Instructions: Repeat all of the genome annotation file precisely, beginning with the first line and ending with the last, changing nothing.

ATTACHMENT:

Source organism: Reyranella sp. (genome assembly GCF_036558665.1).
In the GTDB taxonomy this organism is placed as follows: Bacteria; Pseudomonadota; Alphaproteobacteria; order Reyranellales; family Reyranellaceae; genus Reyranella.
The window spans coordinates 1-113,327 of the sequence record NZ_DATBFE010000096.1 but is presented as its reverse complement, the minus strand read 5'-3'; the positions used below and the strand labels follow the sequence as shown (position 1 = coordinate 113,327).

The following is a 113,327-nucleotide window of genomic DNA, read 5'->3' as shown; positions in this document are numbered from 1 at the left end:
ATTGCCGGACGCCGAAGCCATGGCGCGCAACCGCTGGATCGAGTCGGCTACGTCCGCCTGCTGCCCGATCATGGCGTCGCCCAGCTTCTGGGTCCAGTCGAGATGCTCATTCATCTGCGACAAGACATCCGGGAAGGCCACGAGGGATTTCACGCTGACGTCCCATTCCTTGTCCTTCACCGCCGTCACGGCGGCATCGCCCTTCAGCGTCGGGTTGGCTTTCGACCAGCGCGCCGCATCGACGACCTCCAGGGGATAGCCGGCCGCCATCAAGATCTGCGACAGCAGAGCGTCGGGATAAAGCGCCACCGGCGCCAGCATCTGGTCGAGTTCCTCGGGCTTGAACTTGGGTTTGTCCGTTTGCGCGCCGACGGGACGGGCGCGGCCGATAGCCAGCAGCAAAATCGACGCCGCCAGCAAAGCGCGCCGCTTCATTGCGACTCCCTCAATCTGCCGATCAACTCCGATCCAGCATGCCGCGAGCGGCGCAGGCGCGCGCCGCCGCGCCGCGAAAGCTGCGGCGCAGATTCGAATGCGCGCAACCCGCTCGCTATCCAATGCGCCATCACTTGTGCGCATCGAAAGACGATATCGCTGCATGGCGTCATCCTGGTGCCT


Source organism: Reyranella sp. (genome assembly GCF_036558665.1).
In the GTDB taxonomy this organism is placed as follows: Bacteria; Pseudomonadota; Alphaproteobacteria; order Reyranellales; family Reyranellaceae; genus Reyranella.
The window spans coordinates 1-113,327 of the sequence record NZ_DATBFE010000096.1 but is presented as its reverse complement, the minus strand read 5'-3'; the positions used below and the strand labels follow the sequence as shown (position 1 = coordinate 113,327).

The following is a 113,327-nucleotide window of genomic DNA, read 5'->3' as shown; positions in this document are numbered from 1 at the left end:
ATTGCCGGACGCCGAAGCCATGGCGCGCAACCGCTGGATCGAGTCGGCTACGTCCGCCTGCTGCCCGATCATGGCGTCGCCCAGCTTCTGGGTCCAGTCGAGATGCTCATTCATCTGCGACAAGACATCCGGGAAGGCCACGAGGGATTTCACGCTGACGTCCCATTCCTTGTCCTTCACCGCCGTCACGGCGGCATCGCCCTTCAGCGTCGGGTTGGCTTTCGACCAGCGCGCCGCATCGACGACCTCCAGGGGATAGCCGGCCGCCATCAAGATCTGCGACAGCAGAGCGTCGGGATAAAGCGCCACCGGCGCCAGCATCTGGTCGAGTTCCTCGGGCTTGAACTTGGGTTTGTCCGTTTGCGCGCCGACGGGACGGGCGCGGCCGATAGCCAGCAGCAAAATCGACGCCGCCAGCAAAGCGCGCCGCTTCATTGCGACTCCCTCAATCTGCCGATCAACTCCGATCCAGCATGCCGCGAGCGGCGCAGGCGCGCGCCGCCGCGCCGCGAAAGCTGCGGCGCAGATTCGAATGCGCGCAACCCGCTCGCTATCCAATGCGCCATCACTTGTGCGCATCGAAAGACGATATCGCTGCATGGCGTCATCCTGGTGCCT